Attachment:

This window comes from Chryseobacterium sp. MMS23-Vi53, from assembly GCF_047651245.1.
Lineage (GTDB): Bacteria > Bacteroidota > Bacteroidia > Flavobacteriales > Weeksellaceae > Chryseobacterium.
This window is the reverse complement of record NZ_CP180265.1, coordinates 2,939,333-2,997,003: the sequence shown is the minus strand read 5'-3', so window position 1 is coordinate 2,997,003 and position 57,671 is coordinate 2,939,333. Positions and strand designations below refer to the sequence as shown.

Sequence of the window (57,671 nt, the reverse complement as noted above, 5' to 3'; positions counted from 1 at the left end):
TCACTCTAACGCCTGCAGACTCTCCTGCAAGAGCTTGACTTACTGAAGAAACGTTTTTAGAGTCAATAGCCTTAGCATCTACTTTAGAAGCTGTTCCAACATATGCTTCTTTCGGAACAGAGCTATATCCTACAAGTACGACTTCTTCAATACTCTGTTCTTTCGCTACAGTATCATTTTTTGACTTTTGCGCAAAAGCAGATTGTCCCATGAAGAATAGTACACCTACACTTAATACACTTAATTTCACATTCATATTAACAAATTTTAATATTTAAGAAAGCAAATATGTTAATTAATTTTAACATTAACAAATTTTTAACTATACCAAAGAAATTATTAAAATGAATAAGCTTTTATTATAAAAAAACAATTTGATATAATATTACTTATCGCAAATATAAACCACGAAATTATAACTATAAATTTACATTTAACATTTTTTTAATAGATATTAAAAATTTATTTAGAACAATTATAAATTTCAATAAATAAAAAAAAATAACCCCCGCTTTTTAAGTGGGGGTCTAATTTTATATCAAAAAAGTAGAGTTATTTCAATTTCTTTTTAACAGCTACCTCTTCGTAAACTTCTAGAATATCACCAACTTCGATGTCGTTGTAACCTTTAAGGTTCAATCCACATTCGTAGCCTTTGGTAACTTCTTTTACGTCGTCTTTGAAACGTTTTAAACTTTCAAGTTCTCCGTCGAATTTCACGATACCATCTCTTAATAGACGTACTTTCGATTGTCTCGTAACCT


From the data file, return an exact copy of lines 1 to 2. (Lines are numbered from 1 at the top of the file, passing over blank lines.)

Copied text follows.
This window comes from Chryseobacterium sp. MMS23-Vi53, from assembly GCF_047651245.1.
Lineage (GTDB): Bacteria > Bacteroidota > Bacteroidia > Flavobacteriales > Weeksellaceae > Chryseobacterium.